Hamilton might regret it yeah. It would only be natural to feel that way. His only goal is to be world champion, not to be F1's nicest guy

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PostPosted: Mon Jul 31, 2017 1:04 pm 
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SmoothRide wrote:
mcdo wrote:
If Bottas stuck with him then the argument for 5 laps could be made. But he was dropped like a stone by the top 3, coming after his bizarrely exaggerated way of running off line at Turn 1 to give the place to Hamilton and losing a chunk of time - Jolyon Palmer could give him lessons in how to do it right

He gave the place back because it turns out he's a decent bloke whether you like to admit it or not


I am pretty sure that Bottas played a passive aggressive role here. He exaggerated his move to let Lewis through let anyone mistake that it was a genuine overtake. Further, he turned down his engine knowing that there was nothing to fight for and let Lewis do the heavy lifting of letting him by again. It was quite savvy actually.

I doubt that simply because - What the hell would he invite Verstappen on his tail for? Of all people. Makes no sense

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PostPosted: Mon Jul 31, 2017 1:08 pm 
Prema wrote:
That is why I believe that Bottas lost the spark once he was ordered to move aside, hence dropped so much suddenly.


Bottas pace was faster once he let Hamilton by, he has in the low 22's before he let Hamilton by. Then he immediately went into the high and mid 21's as soon as Hamilton was let by.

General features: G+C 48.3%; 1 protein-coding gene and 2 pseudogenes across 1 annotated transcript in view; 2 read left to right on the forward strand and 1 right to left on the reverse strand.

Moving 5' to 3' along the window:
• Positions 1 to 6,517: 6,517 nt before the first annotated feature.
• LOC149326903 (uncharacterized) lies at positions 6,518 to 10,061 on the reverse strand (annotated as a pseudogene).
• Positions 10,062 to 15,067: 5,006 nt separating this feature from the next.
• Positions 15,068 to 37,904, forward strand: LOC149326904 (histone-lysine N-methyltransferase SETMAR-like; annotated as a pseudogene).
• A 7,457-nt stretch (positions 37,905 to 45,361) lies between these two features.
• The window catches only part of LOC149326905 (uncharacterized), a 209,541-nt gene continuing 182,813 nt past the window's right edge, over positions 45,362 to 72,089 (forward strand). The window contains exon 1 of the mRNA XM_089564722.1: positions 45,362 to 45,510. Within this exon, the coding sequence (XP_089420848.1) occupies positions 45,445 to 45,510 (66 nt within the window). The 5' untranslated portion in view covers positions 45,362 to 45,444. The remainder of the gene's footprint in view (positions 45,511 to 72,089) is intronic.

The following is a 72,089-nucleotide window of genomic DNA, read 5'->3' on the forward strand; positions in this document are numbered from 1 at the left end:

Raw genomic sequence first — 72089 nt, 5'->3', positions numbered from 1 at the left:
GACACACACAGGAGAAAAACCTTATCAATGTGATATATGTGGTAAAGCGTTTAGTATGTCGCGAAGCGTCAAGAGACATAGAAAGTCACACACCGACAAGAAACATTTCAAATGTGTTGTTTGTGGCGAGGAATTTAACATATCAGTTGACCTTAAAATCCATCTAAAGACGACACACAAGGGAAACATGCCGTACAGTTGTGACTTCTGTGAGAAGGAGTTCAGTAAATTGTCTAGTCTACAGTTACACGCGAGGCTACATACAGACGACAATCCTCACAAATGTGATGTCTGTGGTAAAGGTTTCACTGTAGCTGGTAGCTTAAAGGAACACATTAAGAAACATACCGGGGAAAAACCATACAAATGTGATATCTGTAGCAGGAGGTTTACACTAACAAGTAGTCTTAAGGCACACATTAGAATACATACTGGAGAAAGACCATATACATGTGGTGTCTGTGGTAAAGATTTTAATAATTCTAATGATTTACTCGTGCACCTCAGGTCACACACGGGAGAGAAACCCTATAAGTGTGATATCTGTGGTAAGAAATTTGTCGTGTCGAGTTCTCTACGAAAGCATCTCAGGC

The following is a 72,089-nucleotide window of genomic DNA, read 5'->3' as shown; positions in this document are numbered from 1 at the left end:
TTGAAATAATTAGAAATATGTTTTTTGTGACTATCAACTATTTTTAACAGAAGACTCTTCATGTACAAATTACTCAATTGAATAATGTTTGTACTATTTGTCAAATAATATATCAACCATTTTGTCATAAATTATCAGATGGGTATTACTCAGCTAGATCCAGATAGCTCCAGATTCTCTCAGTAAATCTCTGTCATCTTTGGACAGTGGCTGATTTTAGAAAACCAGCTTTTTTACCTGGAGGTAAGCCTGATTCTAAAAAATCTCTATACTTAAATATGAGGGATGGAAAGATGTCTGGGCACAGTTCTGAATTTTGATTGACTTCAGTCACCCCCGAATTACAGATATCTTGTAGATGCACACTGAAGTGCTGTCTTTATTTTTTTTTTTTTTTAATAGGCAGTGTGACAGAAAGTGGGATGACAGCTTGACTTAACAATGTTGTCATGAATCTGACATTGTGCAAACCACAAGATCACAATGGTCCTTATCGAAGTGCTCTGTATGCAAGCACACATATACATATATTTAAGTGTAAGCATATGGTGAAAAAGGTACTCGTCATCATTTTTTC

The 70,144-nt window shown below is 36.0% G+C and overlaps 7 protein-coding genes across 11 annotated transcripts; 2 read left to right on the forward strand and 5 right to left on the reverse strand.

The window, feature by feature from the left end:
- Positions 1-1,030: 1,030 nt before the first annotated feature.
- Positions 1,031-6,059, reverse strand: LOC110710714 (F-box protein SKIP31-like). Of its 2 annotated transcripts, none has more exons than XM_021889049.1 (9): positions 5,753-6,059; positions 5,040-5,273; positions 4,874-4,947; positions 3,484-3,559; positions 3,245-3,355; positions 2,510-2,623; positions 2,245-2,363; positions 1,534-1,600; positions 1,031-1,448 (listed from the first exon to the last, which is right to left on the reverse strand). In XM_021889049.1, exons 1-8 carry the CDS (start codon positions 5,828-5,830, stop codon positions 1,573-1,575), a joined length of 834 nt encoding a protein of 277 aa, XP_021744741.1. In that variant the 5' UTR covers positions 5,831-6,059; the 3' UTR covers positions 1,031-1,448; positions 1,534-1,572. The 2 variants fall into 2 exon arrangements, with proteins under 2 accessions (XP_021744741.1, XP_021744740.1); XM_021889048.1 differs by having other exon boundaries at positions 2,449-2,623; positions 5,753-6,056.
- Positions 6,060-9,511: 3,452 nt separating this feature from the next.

Last edited by lamo on Mon Jul 31, 2017 1:09 pm, edited 1 time in total.

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PostPosted: Mon Jul 31, 2017 1:08 pm 
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optimisteprime wrote:
Interestingly Bottas has now beaten Hamilton in five of the last seven races that both have finished. Maybe it is in Lewis' best interest to set a precedent of no team orders with the direction things are moving, and reverse the precedent that they set when they used team orders to allow Lewis to beat Valterri in Bahrain.


When you cut to the chase, Hamilton is an employee of Mercedes. He also owes two of his WDC's to that team. He does not set any precedents, the team (usually in the form of Toto Wolff) direct policy. If he decides to ignore team orders, he is also in violation of his contract and subject to penalties the team may decide to impose. He also creates a reputation of a selfish lone wolf rogue, where one no team can trust him. Obviously such behavior removes him from consideration to be a Ferrari driver.